we don't want to tip off the employer, we'll keep them to ourselves for the
time being but stay tuned for strategy ideas. Local meetings are setting attendance
records and generating positive results. Activists and non-activists alike are
mobilizing like never before.
One hundred and eighty members turned out from Local 310 in Newmarket to support their representatives. This is now not unusual. Local executives seem to be caught with having to order more food, as attendance exceeds their wildest expectations. Strike headquarters have been opened or are in the process of being opened and strike committees are in place.
In Sudbury, The Retail, Wholesale and Department Store Union/United Food and Commercial Workers have donated their union meeting hall to serve as strike headquarters.
In North Bay, the Ministry of Natural Resources rallied, calling for more respect and a stronger commitment from the province. About 80 per cent of the workers in Local 635 turned out to show support for the bargaining team.
Unclassifieds strong in their demands
Mobilizing and bargaining is ongoing
and remains a priority to our unclassified members. Worksites such as the Public
Guardian Trustee have shown 100 per cent support by wearing black on Black Tuesday.
buttons in support of bargaining and posted unclassified posters in that worksite as well. We must continue to orchestrate these types of activities and send the message to the boss that we are strong in our demands. In relation to all of our demands, conversions, and being dealt with fairly and equitably, are paramount.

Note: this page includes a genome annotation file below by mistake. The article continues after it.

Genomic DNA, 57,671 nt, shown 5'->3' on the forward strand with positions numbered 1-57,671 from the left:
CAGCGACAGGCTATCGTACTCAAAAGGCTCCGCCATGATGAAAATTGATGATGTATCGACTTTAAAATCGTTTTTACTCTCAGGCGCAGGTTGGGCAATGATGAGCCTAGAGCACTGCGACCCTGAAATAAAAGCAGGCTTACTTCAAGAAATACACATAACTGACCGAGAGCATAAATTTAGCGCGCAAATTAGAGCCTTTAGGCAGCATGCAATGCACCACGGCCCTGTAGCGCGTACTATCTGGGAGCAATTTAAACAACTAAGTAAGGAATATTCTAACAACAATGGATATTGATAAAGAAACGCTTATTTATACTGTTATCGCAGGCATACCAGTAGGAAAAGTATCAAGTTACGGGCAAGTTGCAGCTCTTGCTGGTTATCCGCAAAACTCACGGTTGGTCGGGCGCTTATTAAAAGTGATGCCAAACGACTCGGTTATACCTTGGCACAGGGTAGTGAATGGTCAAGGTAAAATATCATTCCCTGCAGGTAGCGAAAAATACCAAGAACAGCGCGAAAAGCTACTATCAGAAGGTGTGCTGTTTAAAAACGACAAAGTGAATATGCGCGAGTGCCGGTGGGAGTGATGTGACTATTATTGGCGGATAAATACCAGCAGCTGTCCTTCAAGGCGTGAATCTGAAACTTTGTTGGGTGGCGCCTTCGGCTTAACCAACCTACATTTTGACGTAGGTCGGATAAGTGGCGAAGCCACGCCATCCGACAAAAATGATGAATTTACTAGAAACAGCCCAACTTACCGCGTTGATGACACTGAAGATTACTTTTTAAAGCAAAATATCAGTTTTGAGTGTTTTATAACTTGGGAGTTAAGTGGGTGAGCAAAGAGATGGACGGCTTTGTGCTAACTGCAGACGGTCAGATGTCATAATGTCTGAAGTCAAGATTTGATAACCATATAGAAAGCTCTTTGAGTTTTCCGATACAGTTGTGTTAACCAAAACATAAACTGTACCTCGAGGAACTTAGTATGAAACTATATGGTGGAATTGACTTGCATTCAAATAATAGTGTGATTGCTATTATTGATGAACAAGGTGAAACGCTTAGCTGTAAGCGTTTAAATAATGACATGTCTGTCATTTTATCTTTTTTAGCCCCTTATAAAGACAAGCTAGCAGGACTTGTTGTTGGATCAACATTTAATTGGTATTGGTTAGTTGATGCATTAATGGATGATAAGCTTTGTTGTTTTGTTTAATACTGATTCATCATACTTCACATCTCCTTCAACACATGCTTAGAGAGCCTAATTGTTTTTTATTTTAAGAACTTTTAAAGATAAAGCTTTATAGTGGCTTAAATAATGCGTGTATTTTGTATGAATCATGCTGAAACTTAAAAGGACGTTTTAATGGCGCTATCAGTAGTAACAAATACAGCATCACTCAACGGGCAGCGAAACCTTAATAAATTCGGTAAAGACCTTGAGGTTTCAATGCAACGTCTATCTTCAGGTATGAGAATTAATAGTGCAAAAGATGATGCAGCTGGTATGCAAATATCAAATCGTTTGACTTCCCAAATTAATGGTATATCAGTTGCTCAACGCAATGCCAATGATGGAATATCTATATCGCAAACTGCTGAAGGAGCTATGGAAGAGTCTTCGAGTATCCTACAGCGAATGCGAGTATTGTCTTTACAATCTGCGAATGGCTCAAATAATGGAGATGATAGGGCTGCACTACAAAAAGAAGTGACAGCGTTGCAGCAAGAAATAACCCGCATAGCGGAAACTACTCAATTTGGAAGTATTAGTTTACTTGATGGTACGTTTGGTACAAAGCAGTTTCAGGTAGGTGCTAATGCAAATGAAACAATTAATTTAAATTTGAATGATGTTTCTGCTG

Where did that member go?
Members who have not signed a union
card wind up in a "catch all" list at OPSEU Head Office known as the
"Local 999" list. It's important to start clearing up this list and
ensuring that members are listed in their proper
locals. When doing your workplace surveys, please ensure that your members are signed up. Remember, you must be a dues paying member (have signed a membership card) to receive strike pay.
How much is strike pay?
We have received several calls on the amount that members (who are not performing essential services) will receive for strike pay should we be in that position. Members who are performing picket duty will receive $125 per week strike pay plus an additional $20 for each dependent. That amount increases if a strike or lockout lasts longer than four weeks. Watch for detailed information coming out soon.
Quote of the week
"You ask, what is our aim? I can answer in one word. It is victory...victory, however long and hard the road may be, for without victory there is no survival." - Winston Churchill
How to contact your team members
You can contact the Central Team directly at (416) 815-0284 or by e-mail
(905) 844-5239 (after hours)
(519) 336-6926 (after hours)
(613) 364-7580 (after hours)
(416) 721-2767 (after hours)
(807) 628-5147 (after hours)
(705) 323-8172 or (705) 835-3821 (after hours)
(519) 383-5643 (after hours)
(519) 657-9518 (after hours)